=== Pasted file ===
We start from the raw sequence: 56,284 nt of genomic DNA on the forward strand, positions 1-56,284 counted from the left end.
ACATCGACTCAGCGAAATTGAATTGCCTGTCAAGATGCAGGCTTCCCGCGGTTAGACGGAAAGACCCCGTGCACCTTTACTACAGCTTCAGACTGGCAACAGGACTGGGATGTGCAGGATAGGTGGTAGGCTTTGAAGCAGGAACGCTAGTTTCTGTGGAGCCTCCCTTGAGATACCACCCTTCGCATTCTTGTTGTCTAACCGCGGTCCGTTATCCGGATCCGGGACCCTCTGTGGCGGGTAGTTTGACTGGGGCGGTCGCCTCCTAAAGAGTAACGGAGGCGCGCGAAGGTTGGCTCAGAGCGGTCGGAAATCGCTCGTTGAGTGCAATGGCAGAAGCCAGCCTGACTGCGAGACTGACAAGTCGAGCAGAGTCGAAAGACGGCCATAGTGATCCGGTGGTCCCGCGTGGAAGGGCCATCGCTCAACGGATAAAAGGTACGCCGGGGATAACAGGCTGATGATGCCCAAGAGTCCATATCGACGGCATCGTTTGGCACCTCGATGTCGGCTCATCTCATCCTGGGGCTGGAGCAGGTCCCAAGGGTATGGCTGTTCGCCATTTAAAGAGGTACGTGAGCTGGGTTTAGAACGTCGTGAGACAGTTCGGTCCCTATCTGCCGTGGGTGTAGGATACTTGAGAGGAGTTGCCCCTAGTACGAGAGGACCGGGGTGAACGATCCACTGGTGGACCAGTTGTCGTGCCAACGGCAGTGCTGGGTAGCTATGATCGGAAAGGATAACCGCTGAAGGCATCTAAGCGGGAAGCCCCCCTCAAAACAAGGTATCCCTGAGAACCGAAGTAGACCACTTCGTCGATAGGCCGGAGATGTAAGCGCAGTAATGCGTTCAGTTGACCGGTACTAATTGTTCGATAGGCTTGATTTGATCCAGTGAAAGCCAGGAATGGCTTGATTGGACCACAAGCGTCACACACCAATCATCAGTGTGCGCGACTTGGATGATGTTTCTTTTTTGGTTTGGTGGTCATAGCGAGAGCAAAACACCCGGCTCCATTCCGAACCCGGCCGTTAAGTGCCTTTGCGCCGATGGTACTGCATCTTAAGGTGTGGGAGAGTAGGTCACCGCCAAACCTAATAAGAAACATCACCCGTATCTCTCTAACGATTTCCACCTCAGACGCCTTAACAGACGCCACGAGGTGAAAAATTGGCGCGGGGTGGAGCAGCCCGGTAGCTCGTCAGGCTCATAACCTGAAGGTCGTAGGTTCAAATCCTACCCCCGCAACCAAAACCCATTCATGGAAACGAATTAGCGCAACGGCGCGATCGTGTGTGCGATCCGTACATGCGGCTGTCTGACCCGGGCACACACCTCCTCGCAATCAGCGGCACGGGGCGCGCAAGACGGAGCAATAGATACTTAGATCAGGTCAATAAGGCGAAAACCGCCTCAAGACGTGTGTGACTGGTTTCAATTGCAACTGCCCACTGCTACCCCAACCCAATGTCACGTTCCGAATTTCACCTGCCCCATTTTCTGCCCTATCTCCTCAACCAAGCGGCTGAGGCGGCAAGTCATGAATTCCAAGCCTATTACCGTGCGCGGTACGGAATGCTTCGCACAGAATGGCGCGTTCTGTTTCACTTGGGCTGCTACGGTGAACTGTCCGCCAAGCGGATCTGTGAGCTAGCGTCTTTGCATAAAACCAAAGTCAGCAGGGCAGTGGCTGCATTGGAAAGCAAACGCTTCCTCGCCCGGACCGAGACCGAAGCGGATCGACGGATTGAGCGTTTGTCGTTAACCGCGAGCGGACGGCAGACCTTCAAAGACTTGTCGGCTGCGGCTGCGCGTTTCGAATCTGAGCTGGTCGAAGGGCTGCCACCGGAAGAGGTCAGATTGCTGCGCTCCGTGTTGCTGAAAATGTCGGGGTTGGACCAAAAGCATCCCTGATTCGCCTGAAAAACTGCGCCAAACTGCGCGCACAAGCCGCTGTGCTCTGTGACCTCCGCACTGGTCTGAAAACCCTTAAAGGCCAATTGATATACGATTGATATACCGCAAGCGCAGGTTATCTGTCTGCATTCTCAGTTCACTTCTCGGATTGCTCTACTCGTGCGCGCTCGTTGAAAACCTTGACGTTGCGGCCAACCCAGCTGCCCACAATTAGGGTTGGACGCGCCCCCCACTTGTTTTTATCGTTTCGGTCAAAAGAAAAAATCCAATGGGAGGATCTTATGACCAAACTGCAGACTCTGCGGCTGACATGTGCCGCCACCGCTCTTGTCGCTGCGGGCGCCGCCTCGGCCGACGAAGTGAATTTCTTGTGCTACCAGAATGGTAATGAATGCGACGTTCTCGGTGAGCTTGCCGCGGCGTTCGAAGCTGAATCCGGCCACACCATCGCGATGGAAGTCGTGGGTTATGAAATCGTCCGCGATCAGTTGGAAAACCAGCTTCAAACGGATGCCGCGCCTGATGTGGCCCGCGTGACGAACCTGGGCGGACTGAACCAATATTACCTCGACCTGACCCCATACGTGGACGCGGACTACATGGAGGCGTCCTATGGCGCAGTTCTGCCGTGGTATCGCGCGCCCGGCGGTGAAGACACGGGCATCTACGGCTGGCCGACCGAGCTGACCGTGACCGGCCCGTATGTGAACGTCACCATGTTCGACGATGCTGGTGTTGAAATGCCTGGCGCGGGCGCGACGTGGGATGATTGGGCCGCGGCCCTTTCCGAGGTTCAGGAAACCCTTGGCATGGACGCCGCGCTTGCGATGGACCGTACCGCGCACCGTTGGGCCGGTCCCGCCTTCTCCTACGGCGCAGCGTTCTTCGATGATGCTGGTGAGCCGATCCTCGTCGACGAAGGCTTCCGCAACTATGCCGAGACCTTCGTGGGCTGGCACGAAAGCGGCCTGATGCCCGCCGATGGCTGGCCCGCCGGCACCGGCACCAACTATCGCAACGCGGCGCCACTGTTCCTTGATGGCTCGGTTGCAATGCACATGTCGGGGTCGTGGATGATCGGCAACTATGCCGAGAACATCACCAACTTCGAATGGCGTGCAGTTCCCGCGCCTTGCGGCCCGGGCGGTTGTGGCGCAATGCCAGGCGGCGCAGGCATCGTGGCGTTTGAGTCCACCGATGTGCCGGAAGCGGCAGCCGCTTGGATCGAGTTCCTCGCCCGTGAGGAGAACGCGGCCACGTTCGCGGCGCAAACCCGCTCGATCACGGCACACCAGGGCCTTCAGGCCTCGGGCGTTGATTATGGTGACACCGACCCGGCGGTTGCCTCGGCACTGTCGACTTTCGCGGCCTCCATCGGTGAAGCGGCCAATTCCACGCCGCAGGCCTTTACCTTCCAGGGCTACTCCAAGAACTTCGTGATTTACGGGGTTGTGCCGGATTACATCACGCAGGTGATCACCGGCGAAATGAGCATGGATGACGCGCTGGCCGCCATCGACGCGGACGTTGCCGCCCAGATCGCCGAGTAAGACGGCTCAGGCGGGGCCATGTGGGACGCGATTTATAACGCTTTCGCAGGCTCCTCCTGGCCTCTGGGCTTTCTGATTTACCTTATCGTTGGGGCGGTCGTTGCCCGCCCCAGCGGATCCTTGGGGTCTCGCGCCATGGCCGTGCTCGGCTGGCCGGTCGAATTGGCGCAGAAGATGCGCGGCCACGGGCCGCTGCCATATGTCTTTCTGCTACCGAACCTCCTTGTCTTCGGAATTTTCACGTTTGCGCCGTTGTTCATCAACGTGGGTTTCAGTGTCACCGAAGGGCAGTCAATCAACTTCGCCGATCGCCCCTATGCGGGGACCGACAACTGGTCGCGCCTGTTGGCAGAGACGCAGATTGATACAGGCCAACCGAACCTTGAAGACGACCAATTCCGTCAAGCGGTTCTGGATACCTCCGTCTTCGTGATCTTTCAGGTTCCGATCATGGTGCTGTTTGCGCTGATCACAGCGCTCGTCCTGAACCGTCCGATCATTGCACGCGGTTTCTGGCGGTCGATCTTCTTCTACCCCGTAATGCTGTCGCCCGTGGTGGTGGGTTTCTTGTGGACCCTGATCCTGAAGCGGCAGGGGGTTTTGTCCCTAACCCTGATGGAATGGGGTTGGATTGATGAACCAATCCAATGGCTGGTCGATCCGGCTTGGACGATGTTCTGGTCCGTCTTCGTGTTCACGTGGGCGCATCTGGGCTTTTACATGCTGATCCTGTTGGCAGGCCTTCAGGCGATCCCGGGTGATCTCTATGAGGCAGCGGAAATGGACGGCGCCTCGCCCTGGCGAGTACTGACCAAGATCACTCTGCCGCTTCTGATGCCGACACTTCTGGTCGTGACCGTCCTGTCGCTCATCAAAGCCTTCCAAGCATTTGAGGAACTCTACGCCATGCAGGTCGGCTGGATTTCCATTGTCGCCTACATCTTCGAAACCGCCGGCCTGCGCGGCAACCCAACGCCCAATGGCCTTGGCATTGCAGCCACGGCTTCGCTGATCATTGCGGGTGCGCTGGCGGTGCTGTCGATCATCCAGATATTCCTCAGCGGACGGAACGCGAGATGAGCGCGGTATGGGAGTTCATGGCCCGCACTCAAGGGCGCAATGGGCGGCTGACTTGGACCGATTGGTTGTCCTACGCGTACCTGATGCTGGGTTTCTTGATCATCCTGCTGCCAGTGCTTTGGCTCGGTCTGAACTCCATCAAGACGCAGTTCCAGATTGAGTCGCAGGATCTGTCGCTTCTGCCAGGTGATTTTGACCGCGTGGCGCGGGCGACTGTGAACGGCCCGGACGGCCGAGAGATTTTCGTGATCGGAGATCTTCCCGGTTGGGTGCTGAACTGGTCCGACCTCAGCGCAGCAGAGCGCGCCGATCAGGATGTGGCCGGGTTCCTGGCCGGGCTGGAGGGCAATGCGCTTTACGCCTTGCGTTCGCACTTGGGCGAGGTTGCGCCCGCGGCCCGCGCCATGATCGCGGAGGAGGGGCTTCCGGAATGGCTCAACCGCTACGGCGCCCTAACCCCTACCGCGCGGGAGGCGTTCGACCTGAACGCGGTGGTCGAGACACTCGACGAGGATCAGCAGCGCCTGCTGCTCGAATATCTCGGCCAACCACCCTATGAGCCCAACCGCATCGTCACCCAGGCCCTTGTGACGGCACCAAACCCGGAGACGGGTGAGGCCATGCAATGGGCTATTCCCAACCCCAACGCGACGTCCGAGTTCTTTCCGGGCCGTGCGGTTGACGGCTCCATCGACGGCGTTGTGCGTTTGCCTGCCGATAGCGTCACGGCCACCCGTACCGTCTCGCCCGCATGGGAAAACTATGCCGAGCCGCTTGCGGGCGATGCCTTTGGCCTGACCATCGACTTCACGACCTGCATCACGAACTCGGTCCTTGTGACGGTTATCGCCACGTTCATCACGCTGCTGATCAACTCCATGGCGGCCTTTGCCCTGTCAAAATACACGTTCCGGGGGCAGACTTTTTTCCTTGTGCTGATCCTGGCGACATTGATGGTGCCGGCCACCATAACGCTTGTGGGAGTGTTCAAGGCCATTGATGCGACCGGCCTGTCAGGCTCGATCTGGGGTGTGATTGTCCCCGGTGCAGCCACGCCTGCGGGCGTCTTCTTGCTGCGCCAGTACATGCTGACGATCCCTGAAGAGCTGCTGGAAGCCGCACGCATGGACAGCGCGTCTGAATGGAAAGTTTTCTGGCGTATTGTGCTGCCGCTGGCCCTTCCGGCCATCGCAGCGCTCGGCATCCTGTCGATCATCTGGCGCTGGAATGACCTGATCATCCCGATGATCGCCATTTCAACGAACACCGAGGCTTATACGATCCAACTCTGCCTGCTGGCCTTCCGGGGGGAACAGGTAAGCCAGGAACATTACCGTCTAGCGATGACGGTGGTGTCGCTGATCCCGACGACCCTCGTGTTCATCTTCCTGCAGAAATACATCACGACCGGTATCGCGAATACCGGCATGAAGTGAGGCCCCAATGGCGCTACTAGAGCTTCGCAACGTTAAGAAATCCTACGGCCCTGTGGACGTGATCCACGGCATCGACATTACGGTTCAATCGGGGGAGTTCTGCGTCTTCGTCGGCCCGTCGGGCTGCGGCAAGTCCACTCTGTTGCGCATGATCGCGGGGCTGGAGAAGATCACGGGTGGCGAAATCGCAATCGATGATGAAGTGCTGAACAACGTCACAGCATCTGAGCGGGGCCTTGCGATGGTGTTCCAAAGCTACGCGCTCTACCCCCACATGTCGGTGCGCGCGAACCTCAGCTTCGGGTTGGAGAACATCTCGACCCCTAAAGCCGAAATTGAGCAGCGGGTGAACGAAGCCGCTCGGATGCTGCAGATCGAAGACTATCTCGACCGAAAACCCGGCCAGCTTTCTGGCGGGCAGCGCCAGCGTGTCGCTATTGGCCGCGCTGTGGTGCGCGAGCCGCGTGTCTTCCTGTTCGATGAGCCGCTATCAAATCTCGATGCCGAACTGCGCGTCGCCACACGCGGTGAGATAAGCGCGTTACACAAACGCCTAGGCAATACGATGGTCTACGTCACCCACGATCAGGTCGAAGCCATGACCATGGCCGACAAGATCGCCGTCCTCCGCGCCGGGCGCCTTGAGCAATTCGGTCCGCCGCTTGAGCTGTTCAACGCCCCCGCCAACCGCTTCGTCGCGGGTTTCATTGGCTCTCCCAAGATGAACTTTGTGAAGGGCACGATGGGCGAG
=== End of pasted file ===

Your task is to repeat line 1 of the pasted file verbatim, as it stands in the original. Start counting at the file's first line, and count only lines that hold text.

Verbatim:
We start from the raw sequence: 56,284 nt of genomic DNA on the forward strand, positions 1-56,284 counted from the left end.